Re: Difficulties with VirtualBox
Did you already have them installed to a virtual drive under VirtualBox?
You'll want to install them to a virtual hard drive first before installing the Guest Additions.
If you use the defaults when creating a new machine, it will usually use an 8GB disk using a .vdi format that is setup to a dynamically allocate space as needed (that way, it only uses as much space as you have data on it, versus taking up all of the space for the size you allocated). Use a large size if you expect to store more on it.
Then, just pick the .iso file you want it to use when you start it and it will boot into it. Then, install it to the virtual drive you created using the distro's installer. I usually just tell them to use the entire disk and let the distro decide how to partition them (root, home, swap partitions, etc.). But, you can partition the virtual drive as desired using the distro's tools for that purpose (KDE partition manager, Gparted, etc.), just as if you're installing it to a physical hard drive (the distro won't know the difference).
Then, after you finish the installation of the distro, reboot. If you don't boot into the hard drive (or don't want to mess with pressing F12 to select the boot device), before starting a machine, click on it in the list of machines under VirtualBox, click on the Settings buttons, and go to the System Tab. That will show you a list of drives defined for the machine. Just click on the hard drive in the list and use the up arrow key to move it to the top of the boot order list. You can select boot order for a virtual machine, just like you can select boot order in a real machines BIOS setup.
Then, after you boot into the hard drive installation you can use the VirtualBox menu choice (under Devices) to install Guest Additions. What that does is replace the .iso you installed the distro from with the guest additions .iso in the machine's cd-rom device. Think of it as swapping physical disks in it's cd-rom. If you get an error like you described, it's probably already mounted.
So, then just load that distros file manager and look for the Guest Additions CD. It's probably mounted as media/cdrom
For example, here's a Virtual Machine i setup for DreamLinux 5 yesterday (a distro using XFCE based on Debian Testing), that I also installed KDE 4.6.5 in (which is why it's running a KDE desktop right now). Note that the VirtualBox Guest Additions are showing up under Places in Dolphin. I also enabled the Dolphin address bar so you can see that it's mounted by default under /media/cdrom. I changed the screen resolution to 800x600 to make it easier to fit a screen capture into a forum post here:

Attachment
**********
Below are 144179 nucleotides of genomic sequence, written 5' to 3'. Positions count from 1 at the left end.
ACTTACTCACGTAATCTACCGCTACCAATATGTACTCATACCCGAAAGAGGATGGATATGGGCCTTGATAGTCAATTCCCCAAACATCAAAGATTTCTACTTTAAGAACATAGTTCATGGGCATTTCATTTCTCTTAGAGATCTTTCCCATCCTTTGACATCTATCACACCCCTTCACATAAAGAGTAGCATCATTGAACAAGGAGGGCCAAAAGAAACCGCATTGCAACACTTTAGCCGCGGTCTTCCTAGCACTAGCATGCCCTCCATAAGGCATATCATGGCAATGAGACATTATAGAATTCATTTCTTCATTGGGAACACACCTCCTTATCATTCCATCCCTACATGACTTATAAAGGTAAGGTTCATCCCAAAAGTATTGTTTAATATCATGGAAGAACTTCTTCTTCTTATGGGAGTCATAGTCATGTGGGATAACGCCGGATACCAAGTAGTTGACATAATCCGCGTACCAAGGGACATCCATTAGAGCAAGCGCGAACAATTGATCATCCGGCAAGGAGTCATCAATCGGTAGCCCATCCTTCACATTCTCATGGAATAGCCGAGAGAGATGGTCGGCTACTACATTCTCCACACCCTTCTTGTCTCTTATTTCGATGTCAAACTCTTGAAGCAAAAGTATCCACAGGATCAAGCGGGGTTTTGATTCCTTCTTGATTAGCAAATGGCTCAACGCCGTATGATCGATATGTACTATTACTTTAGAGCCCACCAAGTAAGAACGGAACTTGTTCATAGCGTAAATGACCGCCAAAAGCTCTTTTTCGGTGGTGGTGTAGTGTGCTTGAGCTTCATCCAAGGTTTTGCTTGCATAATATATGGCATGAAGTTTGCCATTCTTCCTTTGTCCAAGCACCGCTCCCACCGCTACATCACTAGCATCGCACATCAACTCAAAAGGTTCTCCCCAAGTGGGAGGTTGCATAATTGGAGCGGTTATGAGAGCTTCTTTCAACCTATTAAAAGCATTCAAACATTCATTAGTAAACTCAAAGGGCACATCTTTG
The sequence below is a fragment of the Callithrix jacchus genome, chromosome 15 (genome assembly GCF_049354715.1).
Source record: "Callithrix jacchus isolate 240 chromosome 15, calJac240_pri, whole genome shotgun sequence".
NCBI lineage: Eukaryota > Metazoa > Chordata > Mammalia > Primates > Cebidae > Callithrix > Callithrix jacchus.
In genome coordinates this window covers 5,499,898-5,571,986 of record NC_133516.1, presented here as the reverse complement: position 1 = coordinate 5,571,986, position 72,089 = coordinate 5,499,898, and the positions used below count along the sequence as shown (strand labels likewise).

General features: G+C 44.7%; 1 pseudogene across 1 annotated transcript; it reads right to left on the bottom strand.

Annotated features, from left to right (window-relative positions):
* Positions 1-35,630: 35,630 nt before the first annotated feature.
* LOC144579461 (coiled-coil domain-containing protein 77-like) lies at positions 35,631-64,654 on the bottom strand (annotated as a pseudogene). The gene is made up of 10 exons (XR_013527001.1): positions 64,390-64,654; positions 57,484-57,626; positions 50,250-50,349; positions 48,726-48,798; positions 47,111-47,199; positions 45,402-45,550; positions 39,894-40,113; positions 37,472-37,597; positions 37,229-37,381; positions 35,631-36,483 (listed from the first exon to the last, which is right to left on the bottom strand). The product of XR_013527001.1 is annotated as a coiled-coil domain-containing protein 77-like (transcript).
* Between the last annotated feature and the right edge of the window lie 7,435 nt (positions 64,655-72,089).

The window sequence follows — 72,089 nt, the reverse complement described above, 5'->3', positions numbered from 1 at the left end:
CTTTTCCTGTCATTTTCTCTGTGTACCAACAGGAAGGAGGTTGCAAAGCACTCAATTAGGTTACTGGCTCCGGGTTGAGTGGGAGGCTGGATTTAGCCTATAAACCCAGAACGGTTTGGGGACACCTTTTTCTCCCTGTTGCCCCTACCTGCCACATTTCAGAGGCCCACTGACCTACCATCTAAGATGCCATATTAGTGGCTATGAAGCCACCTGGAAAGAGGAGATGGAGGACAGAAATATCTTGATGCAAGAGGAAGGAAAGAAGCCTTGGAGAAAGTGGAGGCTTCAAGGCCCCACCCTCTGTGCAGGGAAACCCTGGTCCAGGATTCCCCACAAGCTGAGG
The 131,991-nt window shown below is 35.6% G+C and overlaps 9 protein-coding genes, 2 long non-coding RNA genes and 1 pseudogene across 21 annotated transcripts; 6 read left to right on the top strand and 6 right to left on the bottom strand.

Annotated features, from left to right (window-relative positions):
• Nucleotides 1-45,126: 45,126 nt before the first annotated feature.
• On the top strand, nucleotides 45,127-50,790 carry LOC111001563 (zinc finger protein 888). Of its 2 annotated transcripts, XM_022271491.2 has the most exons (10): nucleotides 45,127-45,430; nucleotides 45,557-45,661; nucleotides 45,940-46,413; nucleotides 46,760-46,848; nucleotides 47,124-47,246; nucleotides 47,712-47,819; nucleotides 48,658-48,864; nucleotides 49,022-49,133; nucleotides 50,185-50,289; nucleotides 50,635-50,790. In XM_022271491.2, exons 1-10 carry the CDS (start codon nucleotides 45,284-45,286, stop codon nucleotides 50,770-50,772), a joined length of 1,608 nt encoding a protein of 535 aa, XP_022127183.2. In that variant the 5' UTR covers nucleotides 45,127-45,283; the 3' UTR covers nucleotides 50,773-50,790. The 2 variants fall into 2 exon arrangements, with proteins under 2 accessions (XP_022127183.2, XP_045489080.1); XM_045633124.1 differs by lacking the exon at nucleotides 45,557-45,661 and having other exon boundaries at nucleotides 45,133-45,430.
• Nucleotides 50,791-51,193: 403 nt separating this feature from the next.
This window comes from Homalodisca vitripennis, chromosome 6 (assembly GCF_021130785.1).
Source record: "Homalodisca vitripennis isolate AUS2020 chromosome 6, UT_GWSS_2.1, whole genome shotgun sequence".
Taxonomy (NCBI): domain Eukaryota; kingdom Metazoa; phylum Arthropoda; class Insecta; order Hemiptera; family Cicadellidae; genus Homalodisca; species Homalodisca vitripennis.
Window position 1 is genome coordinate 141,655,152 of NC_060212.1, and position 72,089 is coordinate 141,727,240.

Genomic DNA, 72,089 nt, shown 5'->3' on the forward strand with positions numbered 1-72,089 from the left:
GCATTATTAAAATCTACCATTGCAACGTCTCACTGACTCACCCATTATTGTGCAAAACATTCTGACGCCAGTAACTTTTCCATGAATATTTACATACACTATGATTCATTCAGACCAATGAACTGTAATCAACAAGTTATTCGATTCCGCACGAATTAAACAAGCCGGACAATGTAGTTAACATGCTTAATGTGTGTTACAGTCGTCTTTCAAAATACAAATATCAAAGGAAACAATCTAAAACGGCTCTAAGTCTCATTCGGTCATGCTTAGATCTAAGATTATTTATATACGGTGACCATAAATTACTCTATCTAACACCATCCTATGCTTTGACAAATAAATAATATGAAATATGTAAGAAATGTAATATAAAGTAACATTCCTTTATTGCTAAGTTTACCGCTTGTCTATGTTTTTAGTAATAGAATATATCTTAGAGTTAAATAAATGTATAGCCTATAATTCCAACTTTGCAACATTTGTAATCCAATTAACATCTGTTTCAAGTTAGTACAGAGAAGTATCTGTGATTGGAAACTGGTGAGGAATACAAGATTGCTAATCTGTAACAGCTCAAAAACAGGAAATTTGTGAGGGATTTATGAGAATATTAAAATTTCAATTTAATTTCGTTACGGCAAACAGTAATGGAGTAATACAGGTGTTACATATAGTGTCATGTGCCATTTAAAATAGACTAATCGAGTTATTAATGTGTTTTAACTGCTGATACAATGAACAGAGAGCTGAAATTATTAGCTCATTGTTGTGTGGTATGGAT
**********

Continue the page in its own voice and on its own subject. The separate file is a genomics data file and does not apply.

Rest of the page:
Then, if you just click on the autorun.sh file (already highlighted in that dolphin list of files), it will prompt you for a root password and install the guest additions. That way, you don't have to be logged in as root to install them. Here's what you'll get if you click on autorun.sh (and some distros will even start that script for you automatically when you use the install guest additions menu choice under devices, but most will require you click on a script to run one).
Here's the Boot Order list I mentioned. After you finish installing a distro to a virtual drive, you can click on the machine for a distro in the list, then click on Settings and go to the System tab to change boot order (just click on the hard drive and use the up arrow key to move it to the top if you want it to be first in the boot order). The machine will need to be shut down to change it (you can't change the boot order settings with it running).
Note that once you use the menu choice under devices to install Guest Additions, it replaces the installation .iso in the machine's cd-rom drive with the guest additions .iso (just as if you removed the disk and replaced it with another one in a physical machine). So, if you want to be able to boot into the live .iso you installed the distro from again, just click on the Machine for it in the List, click on Settings, and go to the Storage Tab. Then, click on the CD Drive in the list (shown as a TSSCorp drive under Host Drive in this machine), and you can then click on the icon to the right of that screen and select a different .iso file (either by using the icon to browse for one, or using one of the recent choices you'll see on the pop up screen).
If a machine is already running, you can use different .iso files by clicking on the the VirtualBox Devices menu choice (which allows you to swap what .iso is in any cd-rom drives defined).
Chances are, the Guest Additions .iso replaced the distro's .iso file in the cd-rom drive if you're getting an error about no bootable devices. So, just changed it back to the distro's live cd .iso again using the Storage Tab under Settings for the machine if you need to boot into it because you didn't install the distro to a virtual drive yet.